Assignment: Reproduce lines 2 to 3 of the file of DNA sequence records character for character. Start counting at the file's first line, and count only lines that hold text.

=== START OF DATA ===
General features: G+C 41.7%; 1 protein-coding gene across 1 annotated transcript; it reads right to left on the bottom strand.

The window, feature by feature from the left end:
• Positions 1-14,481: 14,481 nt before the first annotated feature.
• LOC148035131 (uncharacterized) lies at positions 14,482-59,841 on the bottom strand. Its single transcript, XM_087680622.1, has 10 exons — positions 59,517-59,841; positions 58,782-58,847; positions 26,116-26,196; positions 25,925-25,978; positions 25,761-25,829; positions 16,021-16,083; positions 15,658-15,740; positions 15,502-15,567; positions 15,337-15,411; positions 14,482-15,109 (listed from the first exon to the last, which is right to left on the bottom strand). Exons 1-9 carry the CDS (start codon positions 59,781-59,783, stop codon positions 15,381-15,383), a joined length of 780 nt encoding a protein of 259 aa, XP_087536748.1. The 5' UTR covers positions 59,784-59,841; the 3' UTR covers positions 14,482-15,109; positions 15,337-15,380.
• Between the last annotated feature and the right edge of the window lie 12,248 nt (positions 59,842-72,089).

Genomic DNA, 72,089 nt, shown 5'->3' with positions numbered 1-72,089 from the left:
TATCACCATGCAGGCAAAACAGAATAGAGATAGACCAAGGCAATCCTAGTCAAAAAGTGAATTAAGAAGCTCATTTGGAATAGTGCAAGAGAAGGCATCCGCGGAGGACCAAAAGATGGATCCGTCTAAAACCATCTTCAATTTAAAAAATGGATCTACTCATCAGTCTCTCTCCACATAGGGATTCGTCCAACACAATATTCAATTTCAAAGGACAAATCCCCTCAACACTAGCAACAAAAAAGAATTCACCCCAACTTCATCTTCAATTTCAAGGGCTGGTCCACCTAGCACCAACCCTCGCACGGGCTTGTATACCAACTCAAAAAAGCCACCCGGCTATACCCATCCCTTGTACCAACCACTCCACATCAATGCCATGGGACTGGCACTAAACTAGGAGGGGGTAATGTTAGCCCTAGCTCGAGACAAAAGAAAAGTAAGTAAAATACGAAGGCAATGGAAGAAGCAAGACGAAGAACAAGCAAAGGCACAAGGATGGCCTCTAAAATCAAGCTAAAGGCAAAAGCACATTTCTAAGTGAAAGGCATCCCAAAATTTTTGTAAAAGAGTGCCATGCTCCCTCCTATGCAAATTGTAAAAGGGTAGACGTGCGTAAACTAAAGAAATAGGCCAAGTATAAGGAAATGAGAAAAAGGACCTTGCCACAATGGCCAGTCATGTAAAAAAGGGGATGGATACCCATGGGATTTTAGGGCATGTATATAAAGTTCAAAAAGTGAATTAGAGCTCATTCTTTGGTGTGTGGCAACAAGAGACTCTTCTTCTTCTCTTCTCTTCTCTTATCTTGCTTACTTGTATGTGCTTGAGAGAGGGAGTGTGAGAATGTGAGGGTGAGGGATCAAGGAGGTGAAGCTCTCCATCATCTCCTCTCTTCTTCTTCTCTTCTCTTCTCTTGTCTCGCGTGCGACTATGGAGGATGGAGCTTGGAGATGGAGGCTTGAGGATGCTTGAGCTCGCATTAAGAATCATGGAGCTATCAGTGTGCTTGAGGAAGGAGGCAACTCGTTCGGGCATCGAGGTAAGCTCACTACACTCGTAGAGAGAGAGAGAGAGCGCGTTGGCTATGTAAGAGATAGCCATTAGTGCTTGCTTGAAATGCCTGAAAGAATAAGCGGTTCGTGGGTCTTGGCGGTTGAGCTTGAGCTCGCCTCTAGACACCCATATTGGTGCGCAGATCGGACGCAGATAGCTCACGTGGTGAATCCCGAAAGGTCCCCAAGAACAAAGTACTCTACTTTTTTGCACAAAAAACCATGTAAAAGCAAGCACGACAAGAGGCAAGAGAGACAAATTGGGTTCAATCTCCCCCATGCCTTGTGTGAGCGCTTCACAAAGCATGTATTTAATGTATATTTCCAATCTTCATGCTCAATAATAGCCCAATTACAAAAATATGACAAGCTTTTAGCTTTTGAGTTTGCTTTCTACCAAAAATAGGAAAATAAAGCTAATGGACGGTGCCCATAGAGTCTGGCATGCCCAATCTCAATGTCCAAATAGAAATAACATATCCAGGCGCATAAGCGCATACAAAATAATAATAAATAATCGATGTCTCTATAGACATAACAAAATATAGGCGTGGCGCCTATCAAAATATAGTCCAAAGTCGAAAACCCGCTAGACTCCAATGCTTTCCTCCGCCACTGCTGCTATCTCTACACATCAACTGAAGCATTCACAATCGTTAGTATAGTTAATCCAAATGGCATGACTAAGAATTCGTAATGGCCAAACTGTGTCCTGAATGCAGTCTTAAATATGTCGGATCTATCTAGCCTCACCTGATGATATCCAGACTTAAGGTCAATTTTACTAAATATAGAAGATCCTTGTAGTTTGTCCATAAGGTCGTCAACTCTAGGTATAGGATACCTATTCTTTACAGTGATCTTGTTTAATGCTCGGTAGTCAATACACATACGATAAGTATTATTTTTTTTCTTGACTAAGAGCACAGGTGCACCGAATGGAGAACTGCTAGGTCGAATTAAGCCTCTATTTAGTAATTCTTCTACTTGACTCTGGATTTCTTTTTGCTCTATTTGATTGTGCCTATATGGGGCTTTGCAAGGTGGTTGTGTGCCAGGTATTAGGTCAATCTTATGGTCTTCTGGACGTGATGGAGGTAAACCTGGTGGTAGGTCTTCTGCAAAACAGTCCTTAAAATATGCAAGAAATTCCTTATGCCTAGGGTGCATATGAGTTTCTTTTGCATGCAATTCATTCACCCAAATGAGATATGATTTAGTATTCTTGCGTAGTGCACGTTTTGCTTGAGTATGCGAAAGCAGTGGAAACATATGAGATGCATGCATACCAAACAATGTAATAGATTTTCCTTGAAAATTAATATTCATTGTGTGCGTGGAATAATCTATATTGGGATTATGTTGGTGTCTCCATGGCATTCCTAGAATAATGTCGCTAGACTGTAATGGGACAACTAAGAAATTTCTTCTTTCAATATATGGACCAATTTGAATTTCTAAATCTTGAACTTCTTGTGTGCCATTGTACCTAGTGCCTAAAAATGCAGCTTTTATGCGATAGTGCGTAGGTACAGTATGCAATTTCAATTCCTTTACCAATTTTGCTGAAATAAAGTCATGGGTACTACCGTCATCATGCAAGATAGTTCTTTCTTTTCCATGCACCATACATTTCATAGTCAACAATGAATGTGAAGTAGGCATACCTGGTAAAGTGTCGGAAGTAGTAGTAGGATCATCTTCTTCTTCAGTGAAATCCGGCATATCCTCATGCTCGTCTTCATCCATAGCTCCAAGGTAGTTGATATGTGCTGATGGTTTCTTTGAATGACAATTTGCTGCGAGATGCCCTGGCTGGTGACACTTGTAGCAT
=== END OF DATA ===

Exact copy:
The window, feature by feature from the left end:
• Positions 1-14,481: 14,481 nt before the first annotated feature.